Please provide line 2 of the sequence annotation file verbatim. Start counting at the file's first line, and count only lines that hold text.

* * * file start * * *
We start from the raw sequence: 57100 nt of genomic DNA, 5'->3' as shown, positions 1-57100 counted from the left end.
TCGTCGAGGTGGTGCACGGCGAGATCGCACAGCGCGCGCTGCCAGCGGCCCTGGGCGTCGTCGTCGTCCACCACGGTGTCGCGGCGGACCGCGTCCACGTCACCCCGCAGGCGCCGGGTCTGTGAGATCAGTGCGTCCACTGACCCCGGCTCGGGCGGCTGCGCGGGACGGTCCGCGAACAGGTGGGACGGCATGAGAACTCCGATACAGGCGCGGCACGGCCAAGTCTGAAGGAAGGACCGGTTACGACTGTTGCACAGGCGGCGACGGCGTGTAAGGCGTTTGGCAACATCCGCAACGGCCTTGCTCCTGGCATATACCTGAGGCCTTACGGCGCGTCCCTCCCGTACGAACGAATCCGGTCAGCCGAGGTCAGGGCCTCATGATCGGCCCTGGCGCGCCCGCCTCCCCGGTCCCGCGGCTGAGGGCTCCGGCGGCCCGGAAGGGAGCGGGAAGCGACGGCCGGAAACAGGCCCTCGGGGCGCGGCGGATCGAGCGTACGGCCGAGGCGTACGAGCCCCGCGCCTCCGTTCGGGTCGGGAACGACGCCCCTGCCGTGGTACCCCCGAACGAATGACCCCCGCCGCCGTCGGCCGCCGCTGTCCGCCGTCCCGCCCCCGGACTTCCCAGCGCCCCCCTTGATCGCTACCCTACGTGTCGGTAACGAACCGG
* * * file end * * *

TCGTCGAGGTGGTGCACGGCGAGATCGCACAGCGCGCGCTGCCAGCGGCCCTGGGCGTCGTCGTCGTCCACCACGGTGTCGCGGCGGACCGCGTCCACGTCACCCCGCAGGCGCCGGGTCTGTGAGATCAGTGCGTCCACTGACCCCGGCTCGGGCGGCTGCGCGGGACGGTCCGCGAACAGGTGGGACGGCATGAGAACTCCGATACAGGCGCGGCACGGCCAAGTCTGAAGGAAGGACCGGTTACGACTGTTGCACAGGCGGCGACGGCGTGTAAGGCGTTTGGCAACATCCGCAACGGCCTTGCTCCTGGCATATACCTGAGGCCTTACGGCGCGTCCCTCCCGTACGAACGAATCCGGTCAGCCGAGGTCAGGGCCTCATGATCGGCCCTGGCGCGCCCGCCTCCCCGGTCCCGCGGCTGAGGGCTCCGGCGGCCCGGAAGGGAGCGGGAAGCGACGGCCGGAAACAGGCCCTCGGGGCGCGGCGGATCGAGCGTACGGCCGAGGCGTACGAGCCCCGCGCCTCCGTTCGGGTCGGGAACGACGCCCCTGCCGTGGTACCCCCGAACGAATGACCCCCGCCGCCGTCGGCCGCCGCTGTCCGCCGTCCCGCCCCCGGACTTCCCAGCGCCCCCCTTGATCGCTACCCTACGTGTCGGTAACGAACCGG